• Decimus

    The Scottish are not stupid. They know that their best interests lie within the security of the United Kingdom. Of course there will always be small minded nationalistic, English hating morons, but they remain in the minority. Any Scot who wants to know what independence would bring them need only look to the ROI for an example of what parochial hubris can lead to.

  • dantheman

    I find it ironic that Ulster Unionists insist that they and they alone should decide NI’s place within the UK ie it is not the business of English,Scottish or Welsh voters to have any say on the matter (just to fund Ulstertopia)

    And now suddenly they are insisting on having a say on Scotland’s place within the UK.

  • Reader

    dantheman: And now suddenly they are insisting on having a say on Scotland’s place within the UK.
    Yeah, because it’s inconceivable that any Irish nationalist would ever write a letter to a newspaper, or otherwise comment, on politics within the UK.
    And what’s your position on Welsh nationalists commenting on Scottish politics?

  • JPJ2

    “If, say, Strathclyde or the Lowlands prefer to remain in the UK then that decision should be honoured by a partition of Scotland”

    Scotland will have its revenge on his Lordship

    After Scotland declares independence, there will gradually be a series of plebiscites starting with Berwick on Tweed (and that really might happen) such that all of England North of Watford becomes part of greater Scotland over time-that will teach him to meddle in another nation’s affairs!

  • dantheman

    “Yeah, because it’s inconceivable that any Irish nationalist would ever write a letter to a newspaper, or otherwise comment, on politics within the UK.”

    They could indeed, but they would also welcome a UK wide referendum on NI’s place within the UK. Would you?

    “And what’s your position on Welsh nationalists commenting on Scottish politics?”

    None

  • Reader

    dantheman: They could indeed, but they would also welcome a UK wide referendum on NI’s place within the UK. Would you?
    Do you believe Irish Nationalists have always favoured that position; or is it just that you believe that Irish nationalists will pretend to hold as a principle any option that suits them tactically?
    Thank goodness the armed struggle is out of favour.
    As for my position on Northern Ireland – I believe that the decision on Northern Ireland should be made by the people of Northern Ireland. However, I don’t try to silence the neighbours when they express an interest.

  • dantheman

    “If, say, Strathclyde or the Lowlands prefer to remain in the UK then that decision should be honoured by a partition of Scotland.”

    Is this a policy that any (NI) Unionists would agree with?

  • Graham

    “They know that their best interests lie within the security of the United Kingdom”.

    Security is an interesting one. I’m assuming you don’t mean national security. That wouldn’t work because the Iraq and Afghanistan wars brought international terrorism to the streets of Scotland when none existed before. I imagine that post independence we’ll return to feeling that nobody’s interested in attacking us because we’ll not be attacking anyone else (we’ll be too busy trying to run our own country, minus the largest concentration of nuclear weapons in Europe on our doorstep).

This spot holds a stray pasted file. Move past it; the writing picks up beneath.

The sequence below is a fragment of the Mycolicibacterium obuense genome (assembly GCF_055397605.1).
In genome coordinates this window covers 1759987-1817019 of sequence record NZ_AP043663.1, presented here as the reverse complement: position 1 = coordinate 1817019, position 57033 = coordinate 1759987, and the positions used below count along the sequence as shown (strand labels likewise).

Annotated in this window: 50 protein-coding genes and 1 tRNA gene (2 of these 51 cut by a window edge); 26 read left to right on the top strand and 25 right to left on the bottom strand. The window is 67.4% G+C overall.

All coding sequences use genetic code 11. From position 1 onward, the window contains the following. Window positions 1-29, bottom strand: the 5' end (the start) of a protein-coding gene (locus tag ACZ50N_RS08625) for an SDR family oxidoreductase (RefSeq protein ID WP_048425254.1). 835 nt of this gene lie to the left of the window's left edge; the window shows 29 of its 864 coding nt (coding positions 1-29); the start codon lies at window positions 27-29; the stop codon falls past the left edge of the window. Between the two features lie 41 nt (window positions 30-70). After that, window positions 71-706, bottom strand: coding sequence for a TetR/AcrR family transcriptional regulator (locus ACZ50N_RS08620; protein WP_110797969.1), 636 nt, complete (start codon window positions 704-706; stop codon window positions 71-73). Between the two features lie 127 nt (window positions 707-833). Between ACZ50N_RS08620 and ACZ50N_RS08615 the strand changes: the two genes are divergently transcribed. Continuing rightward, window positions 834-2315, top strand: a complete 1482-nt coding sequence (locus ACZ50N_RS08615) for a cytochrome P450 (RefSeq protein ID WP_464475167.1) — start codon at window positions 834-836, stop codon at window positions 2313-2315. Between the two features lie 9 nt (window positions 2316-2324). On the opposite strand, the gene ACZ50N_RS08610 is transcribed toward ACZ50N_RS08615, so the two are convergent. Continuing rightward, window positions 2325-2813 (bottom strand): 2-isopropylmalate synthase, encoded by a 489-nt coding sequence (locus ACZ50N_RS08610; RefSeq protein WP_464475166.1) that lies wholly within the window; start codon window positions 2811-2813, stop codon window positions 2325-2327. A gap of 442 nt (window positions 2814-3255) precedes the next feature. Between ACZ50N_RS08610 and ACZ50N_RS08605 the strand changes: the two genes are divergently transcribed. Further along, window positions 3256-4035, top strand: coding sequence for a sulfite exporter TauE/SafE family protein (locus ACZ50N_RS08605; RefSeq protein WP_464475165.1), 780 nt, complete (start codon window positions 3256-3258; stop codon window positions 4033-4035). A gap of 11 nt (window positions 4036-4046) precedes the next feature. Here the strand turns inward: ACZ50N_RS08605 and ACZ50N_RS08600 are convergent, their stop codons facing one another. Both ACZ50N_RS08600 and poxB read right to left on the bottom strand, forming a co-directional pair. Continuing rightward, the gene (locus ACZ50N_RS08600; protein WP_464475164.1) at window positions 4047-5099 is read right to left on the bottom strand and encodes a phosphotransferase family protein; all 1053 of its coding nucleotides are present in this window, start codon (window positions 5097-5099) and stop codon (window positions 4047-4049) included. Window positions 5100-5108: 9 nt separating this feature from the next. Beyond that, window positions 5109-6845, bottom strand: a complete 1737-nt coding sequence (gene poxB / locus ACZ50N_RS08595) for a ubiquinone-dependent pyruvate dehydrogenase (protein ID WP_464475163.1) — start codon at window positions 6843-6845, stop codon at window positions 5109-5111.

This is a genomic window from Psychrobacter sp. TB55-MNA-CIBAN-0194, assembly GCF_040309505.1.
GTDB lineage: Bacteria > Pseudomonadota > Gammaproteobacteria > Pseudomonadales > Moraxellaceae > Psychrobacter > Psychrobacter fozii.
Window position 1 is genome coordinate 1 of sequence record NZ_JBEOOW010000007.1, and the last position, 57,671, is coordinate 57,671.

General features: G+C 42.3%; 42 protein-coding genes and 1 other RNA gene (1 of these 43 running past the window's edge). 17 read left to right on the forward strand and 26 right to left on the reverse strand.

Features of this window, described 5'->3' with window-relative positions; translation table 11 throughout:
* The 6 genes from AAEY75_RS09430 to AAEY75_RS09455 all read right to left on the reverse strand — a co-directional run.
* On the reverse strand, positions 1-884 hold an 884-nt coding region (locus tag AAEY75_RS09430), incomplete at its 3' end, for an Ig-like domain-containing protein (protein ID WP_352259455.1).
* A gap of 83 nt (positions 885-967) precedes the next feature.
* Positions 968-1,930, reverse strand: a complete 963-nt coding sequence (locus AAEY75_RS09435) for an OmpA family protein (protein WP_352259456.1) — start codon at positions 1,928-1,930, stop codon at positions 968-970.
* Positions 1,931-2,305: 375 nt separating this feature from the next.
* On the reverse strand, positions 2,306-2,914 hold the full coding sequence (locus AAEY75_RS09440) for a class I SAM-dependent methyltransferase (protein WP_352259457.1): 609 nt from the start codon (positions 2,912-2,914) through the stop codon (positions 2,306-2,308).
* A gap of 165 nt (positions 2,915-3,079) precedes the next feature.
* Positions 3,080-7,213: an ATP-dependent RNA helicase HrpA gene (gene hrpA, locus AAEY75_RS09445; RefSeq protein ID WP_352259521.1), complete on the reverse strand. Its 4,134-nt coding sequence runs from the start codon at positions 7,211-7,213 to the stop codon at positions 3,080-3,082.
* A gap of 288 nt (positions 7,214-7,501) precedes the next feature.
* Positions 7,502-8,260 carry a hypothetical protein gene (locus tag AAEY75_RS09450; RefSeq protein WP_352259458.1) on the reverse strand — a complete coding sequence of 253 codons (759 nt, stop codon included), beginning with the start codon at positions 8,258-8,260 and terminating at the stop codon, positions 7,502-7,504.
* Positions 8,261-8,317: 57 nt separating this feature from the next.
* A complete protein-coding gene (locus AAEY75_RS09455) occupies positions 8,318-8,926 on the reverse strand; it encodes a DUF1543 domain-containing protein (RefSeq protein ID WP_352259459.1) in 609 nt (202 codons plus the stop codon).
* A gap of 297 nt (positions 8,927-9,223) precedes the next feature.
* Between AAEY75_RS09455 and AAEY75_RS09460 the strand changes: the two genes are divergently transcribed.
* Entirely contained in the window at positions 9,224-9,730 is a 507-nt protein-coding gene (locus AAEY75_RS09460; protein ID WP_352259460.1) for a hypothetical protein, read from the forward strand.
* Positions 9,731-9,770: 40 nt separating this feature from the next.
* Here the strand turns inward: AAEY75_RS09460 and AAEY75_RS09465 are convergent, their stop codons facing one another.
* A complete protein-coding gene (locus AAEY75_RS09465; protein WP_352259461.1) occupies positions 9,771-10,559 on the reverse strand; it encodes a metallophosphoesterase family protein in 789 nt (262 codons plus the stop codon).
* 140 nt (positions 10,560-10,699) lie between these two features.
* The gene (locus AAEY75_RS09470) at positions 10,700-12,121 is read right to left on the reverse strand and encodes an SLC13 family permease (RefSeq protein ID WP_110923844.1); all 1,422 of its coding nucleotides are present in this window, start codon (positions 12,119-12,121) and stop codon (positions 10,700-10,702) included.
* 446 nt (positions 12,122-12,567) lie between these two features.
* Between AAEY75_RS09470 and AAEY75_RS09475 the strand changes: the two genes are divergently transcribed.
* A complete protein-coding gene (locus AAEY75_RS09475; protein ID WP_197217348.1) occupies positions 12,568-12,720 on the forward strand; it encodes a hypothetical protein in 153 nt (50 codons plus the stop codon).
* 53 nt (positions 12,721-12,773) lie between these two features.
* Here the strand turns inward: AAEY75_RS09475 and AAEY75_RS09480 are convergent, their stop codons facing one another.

You can’t mean economic security because the last time I checked the whole of the UK economy was pumped and the big idea so far is to keep printing money and cross our fingers and hope for the best.

    I’m struggling now. What security?

  • Hopping The Border

    “If, say, Strathclyde or the Lowlands prefer to remain in the UK then that decision should be honoured by a partition of Scotland

    So by the same measure, if Fermanagh, Armagh, Derry or Tyrone wished to leave the UK then this decision should be honoured by the UK government?

    Or is choice a one way (blue white and red) street?

  • john

    Sorry what was that about a UK wide referendum on Northern Ireland – I would think SF would be all for it

    http://en.wikipedia.org/wiki/File:Northern-Ireland-question-UK-BSA.svg

  • Kaido

    What about a Celtic Nation comprising our Irish, Scottish and Welsh cousins. Potential expansion for the future could include Cornwall, Brittany, Catalonia and Galicia.

    Presume NI would opt out of such an alliance.

  • Tochais Síoraí

    Keep sending the letters, John!

  • dantheman

    HTB

    “So by the same measure, if Fermanagh, Armagh, Derry or Tyrone wished to leave the UK then this decision should be honoured by the UK government?

    Or is choice a one way (blue white and red) street?”

    Or simply Tyrone & Fermanagh in the 1920’s?

    Unionists want the current borders of NI respected when they say so, or it suits them. They have an issue with democracy, they think it means “Protestant majority rule”.

    Proof, if ever it were needed, that NI is simply a land grab, not a state

  • Reader

    Kaido: What about a Celtic Nation comprising…
    You left out Liverpool; presumably because its inclusion would strain an already ludicrous translation budget, or because it still contains too many Anglo-Saxons.

  • Reader

    dantheman: Proof, if ever it were needed, that NI is simply a land grab, not a state
    This particular topic has been bounced around between a few nationalist posters, collecting casual assertions. How is this proof of anything?